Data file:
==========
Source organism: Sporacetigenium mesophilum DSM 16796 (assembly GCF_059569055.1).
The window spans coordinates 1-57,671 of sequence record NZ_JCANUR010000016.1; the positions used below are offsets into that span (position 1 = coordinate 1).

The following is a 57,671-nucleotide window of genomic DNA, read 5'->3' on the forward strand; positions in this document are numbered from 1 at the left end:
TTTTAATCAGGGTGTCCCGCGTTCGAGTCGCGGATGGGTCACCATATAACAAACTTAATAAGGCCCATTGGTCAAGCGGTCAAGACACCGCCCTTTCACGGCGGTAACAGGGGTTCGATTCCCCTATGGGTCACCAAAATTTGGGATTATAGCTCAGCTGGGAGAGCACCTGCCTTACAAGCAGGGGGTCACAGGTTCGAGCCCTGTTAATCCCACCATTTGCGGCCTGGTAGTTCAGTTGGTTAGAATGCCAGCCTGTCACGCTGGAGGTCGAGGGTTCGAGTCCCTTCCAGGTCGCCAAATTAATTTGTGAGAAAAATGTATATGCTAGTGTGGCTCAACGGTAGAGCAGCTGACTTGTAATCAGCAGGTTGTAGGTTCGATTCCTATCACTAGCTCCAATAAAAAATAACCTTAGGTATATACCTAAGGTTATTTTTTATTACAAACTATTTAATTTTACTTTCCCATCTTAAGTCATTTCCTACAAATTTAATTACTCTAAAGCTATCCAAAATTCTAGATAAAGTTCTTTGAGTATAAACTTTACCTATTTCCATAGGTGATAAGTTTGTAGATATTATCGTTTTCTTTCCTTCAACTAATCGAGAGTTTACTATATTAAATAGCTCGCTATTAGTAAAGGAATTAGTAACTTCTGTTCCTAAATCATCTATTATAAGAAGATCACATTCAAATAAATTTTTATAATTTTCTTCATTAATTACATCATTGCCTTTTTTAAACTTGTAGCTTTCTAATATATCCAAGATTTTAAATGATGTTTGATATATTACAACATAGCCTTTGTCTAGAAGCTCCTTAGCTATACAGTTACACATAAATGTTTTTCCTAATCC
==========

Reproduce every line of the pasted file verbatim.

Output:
Source organism: Sporacetigenium mesophilum DSM 16796 (assembly GCF_059569055.1).
The window spans coordinates 1-57,671 of sequence record NZ_JCANUR010000016.1; the positions used below are offsets into that span (position 1 = coordinate 1).

The following is a 57,671-nucleotide window of genomic DNA, read 5'->3' on the forward strand; positions in this document are numbered from 1 at the left end:
TTTTAATCAGGGTGTCCCGCGTTCGAGTCGCGGATGGGTCACCATATAACAAACTTAATAAGGCCCATTGGTCAAGCGGTCAAGACACCGCCCTTTCACGGCGGTAACAGGGGTTCGATTCCCCTATGGGTCACCAAAATTTGGGATTATAGCTCAGCTGGGAGAGCACCTGCCTTACAAGCAGGGGGTCACAGGTTCGAGCCCTGTTAATCCCACCATTTGCGGCCTGGTAGTTCAGTTGGTTAGAATGCCAGCCTGTCACGCTGGAGGTCGAGGGTTCGAGTCCCTTCCAGGTCGCCAAATTAATTTGTGAGAAAAATGTATATGCTAGTGTGGCTCAACGGTAGAGCAGCTGACTTGTAATCAGCAGGTTGTAGGTTCGATTCCTATCACTAGCTCCAATAAAAAATAACCTTAGGTATATACCTAAGGTTATTTTTTATTACAAACTATTTAATTTTACTTTCCCATCTTAAGTCATTTCCTACAAATTTAATTACTCTAAAGCTATCCAAAATTCTAGATAAAGTTCTTTGAGTATAAACTTTACCTATTTCCATAGGTGATAAGTTTGTAGATATTATCGTTTTCTTTCCTTCAACTAATCGAGAGTTTACTATATTAAATAGCTCGCTATTAGTAAAGGAATTAGTAACTTCTGTTCCTAAATCATCTATTATAAGAAGATCACATTCAAATAAATTTTTATAATTTTCTTCATTAATTACATCATTGCCTTTTTTAAACTTGTAGCTTTCTAATATATCCAAGATTTTAAATGATGTTTGATATATTACAACATAGCCTTTGTCTAGAAGCTCCTTAGCTATACAGTTACACATAAATGTTTTTCCTAATCC